Tuesday, November 30, 2010

Alstromeria and Bean

Selena Sabine walked onto the scene as I was snapping some pictures of alstromeria and roses.  Her eyes provide a nice color contrast, I think.  She must have sized up the situation and concluded that the photo would be miserable without her presence.  She's probably right.  I needed a wider swath of black cloth and better light.  The cut flowers that come into the Cats and Catts house are so much more exciting and visually gripping than my photos convey.  Maybe my flower photography will improve but, until then, I'll rely on the kitties to walk into the frame.

Monday, November 22, 2010

'Griffin's Hello World'

In daylily circles, it's considered especially poor form to name a cross that's not officially registered with the American Hemerocallis Society.  This make sense.  If everyone named their crosses willy-nilly then tracking the parentage of different cultivars is that much more difficult.  As Oscie Whatley noted over twenty years ago in The Art of Hybridizing "Such fervor to stake a name claim hasn't been equaled since the Oklahoma land rush.  Consequently many a good name has been gobbled up forever by cultivars soon forgotten" (pg. 25-6).  Relatedly, a breeder shouldn't register a cross unless it contributes to the overall universe of daylily hybrids.  A named daylily should be exceptional.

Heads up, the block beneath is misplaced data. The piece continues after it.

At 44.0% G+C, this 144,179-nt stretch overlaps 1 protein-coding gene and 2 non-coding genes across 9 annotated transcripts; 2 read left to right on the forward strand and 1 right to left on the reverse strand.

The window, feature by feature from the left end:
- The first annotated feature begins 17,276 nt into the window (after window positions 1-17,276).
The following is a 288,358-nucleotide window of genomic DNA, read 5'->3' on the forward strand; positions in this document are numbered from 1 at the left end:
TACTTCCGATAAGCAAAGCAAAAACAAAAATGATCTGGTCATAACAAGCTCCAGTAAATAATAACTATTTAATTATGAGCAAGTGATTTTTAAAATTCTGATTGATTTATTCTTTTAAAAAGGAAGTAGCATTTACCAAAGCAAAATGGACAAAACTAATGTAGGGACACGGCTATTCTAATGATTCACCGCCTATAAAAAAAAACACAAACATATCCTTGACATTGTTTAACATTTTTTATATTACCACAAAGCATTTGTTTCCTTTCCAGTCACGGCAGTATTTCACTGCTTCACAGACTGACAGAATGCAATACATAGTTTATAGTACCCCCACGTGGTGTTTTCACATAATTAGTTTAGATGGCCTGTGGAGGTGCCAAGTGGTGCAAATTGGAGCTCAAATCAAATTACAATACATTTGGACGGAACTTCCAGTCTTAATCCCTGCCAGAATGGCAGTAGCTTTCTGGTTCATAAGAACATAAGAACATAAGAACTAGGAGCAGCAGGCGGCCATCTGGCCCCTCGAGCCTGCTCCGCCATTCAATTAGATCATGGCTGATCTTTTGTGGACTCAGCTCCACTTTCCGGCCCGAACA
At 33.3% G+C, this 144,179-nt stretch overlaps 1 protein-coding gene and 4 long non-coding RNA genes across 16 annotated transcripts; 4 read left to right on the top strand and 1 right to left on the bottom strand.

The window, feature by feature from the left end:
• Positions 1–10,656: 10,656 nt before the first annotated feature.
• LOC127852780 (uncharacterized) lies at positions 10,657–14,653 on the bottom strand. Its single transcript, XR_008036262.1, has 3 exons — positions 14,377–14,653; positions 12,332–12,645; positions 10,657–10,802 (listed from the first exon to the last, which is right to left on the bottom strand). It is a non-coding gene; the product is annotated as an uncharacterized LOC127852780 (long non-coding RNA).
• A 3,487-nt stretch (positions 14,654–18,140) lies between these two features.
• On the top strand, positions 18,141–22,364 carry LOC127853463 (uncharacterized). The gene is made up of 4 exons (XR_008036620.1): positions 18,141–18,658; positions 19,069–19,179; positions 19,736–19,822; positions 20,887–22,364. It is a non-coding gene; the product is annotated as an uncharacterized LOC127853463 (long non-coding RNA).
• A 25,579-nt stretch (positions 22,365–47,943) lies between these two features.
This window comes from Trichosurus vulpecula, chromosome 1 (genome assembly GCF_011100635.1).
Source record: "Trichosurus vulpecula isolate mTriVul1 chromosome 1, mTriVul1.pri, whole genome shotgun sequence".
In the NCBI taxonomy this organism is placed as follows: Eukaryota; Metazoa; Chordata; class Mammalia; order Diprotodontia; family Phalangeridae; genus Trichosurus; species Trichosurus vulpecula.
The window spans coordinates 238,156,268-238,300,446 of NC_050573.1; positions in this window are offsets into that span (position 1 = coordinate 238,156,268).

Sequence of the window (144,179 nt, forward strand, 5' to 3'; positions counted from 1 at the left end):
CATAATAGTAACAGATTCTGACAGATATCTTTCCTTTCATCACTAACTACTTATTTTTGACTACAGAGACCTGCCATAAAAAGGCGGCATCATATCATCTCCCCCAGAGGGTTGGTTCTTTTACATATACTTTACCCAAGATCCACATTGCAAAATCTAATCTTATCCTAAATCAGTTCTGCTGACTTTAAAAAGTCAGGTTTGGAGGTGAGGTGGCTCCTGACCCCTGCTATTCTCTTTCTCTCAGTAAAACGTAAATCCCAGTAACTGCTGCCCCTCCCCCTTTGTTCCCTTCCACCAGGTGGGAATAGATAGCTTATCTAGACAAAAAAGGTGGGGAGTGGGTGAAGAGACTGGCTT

So, I'm committing some grave sins here, but at least I'm aware of it and making a public confession.  I tried several crosses this summer but this is the only one that worked, and this is the only seedling that sprouted this autumn. Griffin is standing watch over 'Griffin's Hello World' (noid pink daylily x 'Siloam David Kirschoff').  I decided to document it now because it could easily die on me.  I've done my homework, but daylily hybridizing is definitely a learning-by-experience endeavor.  Given its infancy, it's ridiculous that I would name it, even for internal record-keeping.  Yet, I wanted to make note of the small victory.

I did, however, check the Tinker's Gardens database to see if it's already taken (there's a 'Hello World' from 1966, but no 'Griffin') -- I'm not that much of a daylily barbarian. 

Friday, November 19, 2010

Muffi's Orchids

I love looking at old newspaper and magazine articles about orchids and flower shows.  Isn't that how you spend your Friday night?  This 1970 photo shows Muffi Durham holding Dendrobiums from Orchids by Hausermann.  The super-awesome stage name "Muffi Durham" sent me down the Internet rabbit hole.  Muffi (Marilyn Durham-Hajebi) currently lives in California and appears to have a happy and beautiful life.

Muffi worked as an actress and singer during my favorite decade, the 1970s.  She played a dancer in a 1976 episode of Starsky and Hutch, had a part in a Fantasy Island episode, and played a working girl in a 1980 TV movie called Murder Can Hurt You.  Muffi was in the disco group Panic, best known for their song French Kiss.   Pretty cool.